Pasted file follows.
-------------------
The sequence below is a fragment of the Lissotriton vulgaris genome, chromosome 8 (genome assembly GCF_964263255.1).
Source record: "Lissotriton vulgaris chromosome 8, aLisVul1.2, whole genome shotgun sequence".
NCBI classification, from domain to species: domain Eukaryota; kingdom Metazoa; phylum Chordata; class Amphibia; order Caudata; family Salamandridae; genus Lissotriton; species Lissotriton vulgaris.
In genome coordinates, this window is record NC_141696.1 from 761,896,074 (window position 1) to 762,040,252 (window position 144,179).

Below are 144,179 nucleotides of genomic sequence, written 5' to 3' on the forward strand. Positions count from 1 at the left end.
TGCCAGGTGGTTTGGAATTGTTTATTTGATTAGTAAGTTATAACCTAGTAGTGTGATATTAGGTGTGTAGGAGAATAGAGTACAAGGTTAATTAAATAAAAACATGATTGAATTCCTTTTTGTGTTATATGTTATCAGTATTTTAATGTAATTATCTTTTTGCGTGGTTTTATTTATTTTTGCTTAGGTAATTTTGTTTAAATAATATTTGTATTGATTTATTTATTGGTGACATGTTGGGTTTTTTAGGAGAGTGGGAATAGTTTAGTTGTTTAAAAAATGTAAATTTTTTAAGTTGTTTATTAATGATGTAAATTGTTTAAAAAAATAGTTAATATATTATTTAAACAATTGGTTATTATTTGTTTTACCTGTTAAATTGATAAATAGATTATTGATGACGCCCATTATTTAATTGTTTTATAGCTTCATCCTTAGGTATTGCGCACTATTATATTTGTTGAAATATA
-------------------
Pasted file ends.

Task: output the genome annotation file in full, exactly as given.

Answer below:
The sequence below is a fragment of the Lissotriton vulgaris genome, chromosome 8 (genome assembly GCF_964263255.1).
Source record: "Lissotriton vulgaris chromosome 8, aLisVul1.2, whole genome shotgun sequence".
NCBI classification, from domain to species: domain Eukaryota; kingdom Metazoa; phylum Chordata; class Amphibia; order Caudata; family Salamandridae; genus Lissotriton; species Lissotriton vulgaris.
In genome coordinates, this window is record NC_141696.1 from 761,896,074 (window position 1) to 762,040,252 (window position 144,179).

Below are 144,179 nucleotides of genomic sequence, written 5' to 3' on the forward strand. Positions count from 1 at the left end.
TGCCAGGTGGTTTGGAATTGTTTATTTGATTAGTAAGTTATAACCTAGTAGTGTGATATTAGGTGTGTAGGAGAATAGAGTACAAGGTTAATTAAATAAAAACATGATTGAATTCCTTTTTGTGTTATATGTTATCAGTATTTTAATGTAATTATCTTTTTGCGTGGTTTTATTTATTTTTGCTTAGGTAATTTTGTTTAAATAATATTTGTATTGATTTATTTATTGGTGACATGTTGGGTTTTTTAGGAGAGTGGGAATAGTTTAGTTGTTTAAAAAATGTAAATTTTTTAAGTTGTTTATTAATGATGTAAATTGTTTAAAAAAATAGTTAATATATTATTTAAACAATTGGTTATTATTTGTTTTACCTGTTAAATTGATAAATAGATTATTGATGACGCCCATTATTTAATTGTTTTATAGCTTCATCCTTAGGTATTGCGCACTATTATATTTGTTGAAATATA